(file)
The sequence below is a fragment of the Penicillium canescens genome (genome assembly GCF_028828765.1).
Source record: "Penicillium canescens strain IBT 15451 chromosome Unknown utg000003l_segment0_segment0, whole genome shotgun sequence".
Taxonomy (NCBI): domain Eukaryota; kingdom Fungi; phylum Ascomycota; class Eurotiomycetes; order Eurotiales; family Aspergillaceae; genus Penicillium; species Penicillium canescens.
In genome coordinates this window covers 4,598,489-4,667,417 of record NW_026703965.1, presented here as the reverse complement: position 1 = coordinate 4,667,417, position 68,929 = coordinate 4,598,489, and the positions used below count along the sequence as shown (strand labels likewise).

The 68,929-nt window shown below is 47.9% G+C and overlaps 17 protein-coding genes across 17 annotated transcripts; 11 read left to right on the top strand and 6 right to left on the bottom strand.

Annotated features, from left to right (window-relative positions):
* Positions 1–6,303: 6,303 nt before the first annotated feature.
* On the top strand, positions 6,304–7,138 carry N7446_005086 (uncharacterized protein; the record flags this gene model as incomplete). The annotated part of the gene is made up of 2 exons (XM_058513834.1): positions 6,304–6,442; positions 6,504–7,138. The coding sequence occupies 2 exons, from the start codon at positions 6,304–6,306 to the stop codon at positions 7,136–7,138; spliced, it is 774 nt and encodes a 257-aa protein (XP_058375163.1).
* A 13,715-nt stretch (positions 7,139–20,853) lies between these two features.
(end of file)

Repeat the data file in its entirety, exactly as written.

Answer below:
The sequence below is a fragment of the Penicillium canescens genome (genome assembly GCF_028828765.1).
Source record: "Penicillium canescens strain IBT 15451 chromosome Unknown utg000003l_segment0_segment0, whole genome shotgun sequence".
Taxonomy (NCBI): domain Eukaryota; kingdom Fungi; phylum Ascomycota; class Eurotiomycetes; order Eurotiales; family Aspergillaceae; genus Penicillium; species Penicillium canescens.
In genome coordinates this window covers 4,598,489-4,667,417 of record NW_026703965.1, presented here as the reverse complement: position 1 = coordinate 4,667,417, position 68,929 = coordinate 4,598,489, and the positions used below count along the sequence as shown (strand labels likewise).

The 68,929-nt window shown below is 47.9% G+C and overlaps 17 protein-coding genes across 17 annotated transcripts; 11 read left to right on the top strand and 6 right to left on the bottom strand.

Annotated features, from left to right (window-relative positions):
* Positions 1–6,303: 6,303 nt before the first annotated feature.
* On the top strand, positions 6,304–7,138 carry N7446_005086 (uncharacterized protein; the record flags this gene model as incomplete). The annotated part of the gene is made up of 2 exons (XM_058513834.1): positions 6,304–6,442; positions 6,504–7,138. The coding sequence occupies 2 exons, from the start codon at positions 6,304–6,306 to the stop codon at positions 7,136–7,138; spliced, it is 774 nt and encodes a 257-aa protein (XP_058375163.1).
* A 13,715-nt stretch (positions 7,139–20,853) lies between these two features.